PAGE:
Spring Boot Part 2: Static Resources

This series of articles will examine Spring Boot features. This second article builds on the first article by demonstrating how to serve static resources from the classpath and WebJars.

Complete source code for the series and for this part are available on Github.

Static Resources

By default, resources found on the classpath under /static are served. This is demonstrated by creating ${project.basedir}/src/main/resources/static/index.html:

<!DOCTYPE html>
<html xmlns="http://www.w3.org/1999/xhtml">
    <h1>Hello, World!</h1>

Starting the application as described in part 1 and browsing http://localhost:8080/ produces something similar to:

Note: No additional Java code is required to serve static resources.


WebJars are client-side web libraries packaged into JAR (Java Archive) files. Developers can use JVM build tools (e.g., Maven and Gradle) may be used to download and manage client-side dependencies.

To use this feature:

  1. Add org.webjars:webjars-locator-core (version specified in the parent POM) so Spring Boot finds it on the runtime classpath and enables the feature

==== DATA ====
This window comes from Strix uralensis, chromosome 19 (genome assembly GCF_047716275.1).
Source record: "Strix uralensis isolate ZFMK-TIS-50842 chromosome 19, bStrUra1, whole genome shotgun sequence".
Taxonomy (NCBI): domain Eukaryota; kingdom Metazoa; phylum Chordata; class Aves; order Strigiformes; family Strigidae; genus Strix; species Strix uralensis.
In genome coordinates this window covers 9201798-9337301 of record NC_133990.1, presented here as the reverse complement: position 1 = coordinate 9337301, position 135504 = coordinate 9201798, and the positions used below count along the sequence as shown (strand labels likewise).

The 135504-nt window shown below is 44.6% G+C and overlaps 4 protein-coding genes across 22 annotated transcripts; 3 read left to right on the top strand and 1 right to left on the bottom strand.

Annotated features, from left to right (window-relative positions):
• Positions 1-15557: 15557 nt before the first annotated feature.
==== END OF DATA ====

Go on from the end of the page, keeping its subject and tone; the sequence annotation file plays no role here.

2. Add the WebJars as dependencies

The POM has been so modified to provide Bulma.


After adding the corresponding stylesheet link to ${project.basedir}/src/main/resources/static/index.html:

    <link rel="stylesheet" href="/webjars/bulma/css/bulma.css"/>

And browsing http://localhost:8080/ shows the integration of the Bulma styles.

One additional feature is the developer does not need to be concerned with the frontend versions when linking into HTML. The org.webjars:webjars-locator-core serves bulma.css at both http://localhost:8080/webjars/bulma/0.8.0/css/bulma.css and http://localhost:8080/webjars/bulma/css/bulma.css.

Note: Again, no additional Java code is required to serve static resources.


This article demonstrates how static resources may be provided to be served by the Spring Web Server. These resources may be included on the classpath under the /static folder or within WebJars.

Part 3 of this series discusses dependency injection and implements a simple @RestController.